The Academics of Life

     Someone recently reminded me that my job title is academic tutor. In that capacity, I’d like to say that I’m at least marginally qualified to impart some sort of knowledge onto my students. On the other hand, I’d also be the first to admit that I may be completely ill qualified in most other areas in which I offer counsel to them.


whiteboard  When we set out in the semester, my fellow learning consultants and I are supposed to outline the student support program, explain the requirements of participation and tell the students what they can expect from us. Each year, I’m quickly able to click through the points and offer my assistance on a host of academic, organizational and campus navigational tasks without hesitation. 

 

     Until the last one.


Be a mentor.


My first year, I balked at what I thought was a pretty presumptuous offering. Of course, I understand that anyone can be a mentor, that it requires no degree or specialized training. I get that even I am vaguely qualified.


Still.


I didn’t even know these kids, yet. And, more importantly, they certainly didn’t know me. Why would they sign on to take counsel from a stranger more closely aligned with their parents and professors than their peers. How could they say yes to a pretty big trust connection with such a blank slate?

 

Luckily, my students aren’t nearly as jaded as I.

    Lucky also, that my boss is a bit of a sorceress. Not only does she perform a pretty neat trick with regard to the space-time continuum –accomplishing way more hours of work than should reasonably fit in a day- but she also seems to possess some intuitive knack for fitting tutee to tutor. At first glance, she’s merely linking business students with business tutors; communications kids with the likes of me. But there’s something more to the doweled fit she seems to construct.


Kelley would likely not allow me to attribute the pairings to the mere technical savvy of my supervisor. Rather, she’d be more apt to point to a grand scheme for the universe in which I am supposed to be doing just this job at this point in my life and with these particular kids. What I try to lay off on coincidence, she sets before a higher power. A concept over which, I have learned not to roll my eyes. Not only because I truly respect from where she comes, but also because she seems to have some sort of belief in me –that perhaps I still can be taught. And in weaker moments, she does have the ability to suck me in. 


And I understand now, that this is a good thing.

     For me.

    But also for my students.

    And for my own children. Because of all the jobs I have held, the one for which I often feel most inadequately prepared is parent. And sometimes also this position as mentor.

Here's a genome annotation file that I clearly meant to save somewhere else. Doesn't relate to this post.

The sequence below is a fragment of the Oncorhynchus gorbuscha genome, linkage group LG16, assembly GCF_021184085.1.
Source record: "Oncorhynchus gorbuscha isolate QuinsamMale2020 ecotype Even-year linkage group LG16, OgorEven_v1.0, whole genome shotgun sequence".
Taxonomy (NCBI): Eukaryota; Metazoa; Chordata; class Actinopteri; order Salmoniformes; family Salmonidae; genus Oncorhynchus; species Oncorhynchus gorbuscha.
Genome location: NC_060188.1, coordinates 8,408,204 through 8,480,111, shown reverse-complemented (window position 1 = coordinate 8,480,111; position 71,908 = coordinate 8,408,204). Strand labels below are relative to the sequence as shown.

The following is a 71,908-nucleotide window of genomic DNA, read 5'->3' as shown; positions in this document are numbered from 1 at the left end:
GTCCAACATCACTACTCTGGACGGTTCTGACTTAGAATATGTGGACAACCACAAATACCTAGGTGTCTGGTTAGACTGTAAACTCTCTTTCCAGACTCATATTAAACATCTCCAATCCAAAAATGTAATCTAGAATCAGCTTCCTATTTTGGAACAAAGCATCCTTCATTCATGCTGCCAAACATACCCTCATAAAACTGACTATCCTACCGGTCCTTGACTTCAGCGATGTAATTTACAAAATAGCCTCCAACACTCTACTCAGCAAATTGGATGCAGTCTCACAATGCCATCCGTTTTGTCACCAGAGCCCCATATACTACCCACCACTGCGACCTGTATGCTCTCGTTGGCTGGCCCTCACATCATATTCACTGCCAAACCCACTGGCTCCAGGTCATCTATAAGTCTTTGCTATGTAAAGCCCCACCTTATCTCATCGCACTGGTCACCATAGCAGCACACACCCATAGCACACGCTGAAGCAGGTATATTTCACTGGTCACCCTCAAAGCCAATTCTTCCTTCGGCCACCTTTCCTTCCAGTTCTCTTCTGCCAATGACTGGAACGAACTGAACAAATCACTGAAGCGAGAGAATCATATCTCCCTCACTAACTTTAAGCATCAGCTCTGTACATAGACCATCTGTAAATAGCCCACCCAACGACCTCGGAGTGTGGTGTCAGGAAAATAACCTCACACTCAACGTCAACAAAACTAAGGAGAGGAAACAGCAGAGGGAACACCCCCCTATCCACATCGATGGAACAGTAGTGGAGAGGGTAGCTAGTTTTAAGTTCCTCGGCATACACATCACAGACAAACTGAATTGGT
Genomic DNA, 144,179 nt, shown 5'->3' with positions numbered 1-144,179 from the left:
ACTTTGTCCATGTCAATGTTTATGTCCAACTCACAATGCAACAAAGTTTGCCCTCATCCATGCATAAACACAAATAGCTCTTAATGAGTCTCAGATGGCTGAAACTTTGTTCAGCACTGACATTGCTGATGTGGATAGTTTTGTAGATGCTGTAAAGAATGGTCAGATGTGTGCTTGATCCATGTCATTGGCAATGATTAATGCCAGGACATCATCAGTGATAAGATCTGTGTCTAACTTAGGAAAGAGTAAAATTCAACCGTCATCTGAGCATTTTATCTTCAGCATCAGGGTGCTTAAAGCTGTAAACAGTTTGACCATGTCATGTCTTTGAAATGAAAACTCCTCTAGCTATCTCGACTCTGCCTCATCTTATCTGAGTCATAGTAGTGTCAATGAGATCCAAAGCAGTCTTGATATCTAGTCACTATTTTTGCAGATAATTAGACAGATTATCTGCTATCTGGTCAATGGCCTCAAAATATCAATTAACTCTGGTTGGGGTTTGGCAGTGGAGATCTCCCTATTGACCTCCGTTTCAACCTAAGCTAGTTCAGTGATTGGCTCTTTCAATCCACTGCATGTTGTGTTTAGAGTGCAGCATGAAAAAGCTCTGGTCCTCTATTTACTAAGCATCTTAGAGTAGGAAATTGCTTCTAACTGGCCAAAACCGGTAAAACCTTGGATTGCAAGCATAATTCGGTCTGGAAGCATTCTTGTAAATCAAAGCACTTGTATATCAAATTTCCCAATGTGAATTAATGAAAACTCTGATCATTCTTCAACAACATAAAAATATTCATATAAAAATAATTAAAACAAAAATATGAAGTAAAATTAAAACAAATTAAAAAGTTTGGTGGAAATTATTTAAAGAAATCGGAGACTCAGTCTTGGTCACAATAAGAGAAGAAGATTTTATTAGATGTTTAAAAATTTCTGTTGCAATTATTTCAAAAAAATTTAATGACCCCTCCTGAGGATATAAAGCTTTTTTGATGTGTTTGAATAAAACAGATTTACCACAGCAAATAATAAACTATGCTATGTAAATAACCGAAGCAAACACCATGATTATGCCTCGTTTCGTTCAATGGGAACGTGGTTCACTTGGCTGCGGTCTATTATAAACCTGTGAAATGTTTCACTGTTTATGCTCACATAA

But with voices other than my own in my head, I take a breath and try to listen to the universe. And rather than assume myself ill-fitted to any role, I think to all of the people who would have been considered such a mismatch to my own life. And thank that they were there.

The woman for whom I babysat should have remained only a neighbor and a reliable source of funds. Instead, in the fuzzy friendship we forged as I stepped into adulthood, she helped me become the person I was supposed to be. An unlikely pairing, believe me. Had we been the same age, our paths would not have crossed and we would never have become friends. But we did.

So when my daughter’s high school years were in turmoil and I was one of her closest friends, rather than fret over the time she spent with a woman I barely knew, I stopped and tried to believe. In the goodness of people. In my parents’ creed that what goes around, comes around, and in the idea that a good kid deserved someone good in her life. And it worked.

    I owe an immeasurable thank-you to that woman of long ago and to the woman who helped pull my daughter back to the surface.

    And I owe something to these kids I supposedly tutor. Because I often think that they’ve given me more than I have given them. 


Or maybe not. They thank me often and text me with good grades and give me credit that I don’t deserve. They share their work and their accomplishments and pieces of their lives. And they trust me.


I am an academic tutor, and I’ve tried to set some pretty clear boundaries –the most ironic of which might be exampled in a recent interaction with one of my students. I told her that if she ever felt compelled to text me in the middle of the night because she was under-the-gun with regard to an assignment, that I would indeed be angry. However, I added that I would be angrier still if she neglected to make the call when it had nothing to do with academics at all.

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6 thoughts on “The Academics of Life

  1. This entry touched me (as most of your entries do). Perhaps because we are co-workers and I can relate. Relate to that sense that we haven’t earned the credit they give us (when we are fortunate to get credit for their successes). Of course it is their effort that earns their success, we do earn their trust and perhaps that is all they need to be motivated. How do we measure that? How does any educator, or parent, for that matter, measure success. We touch lives and they touch ours, and it is one of the most rewarding (and at times frustrating) experiences in life. Thanks again for your incredible ability to frame an issue and express it so beautifully.

  2. In a nod to the whims of the universe, I just have to share that timed perfectly to the sentiment expressed
    in the posting, I heard from two of my students (one transferred, one on internship). Both sent hand-written
    notes of thanks. So -I really get this whole thing of “other” rewards and measures of success.

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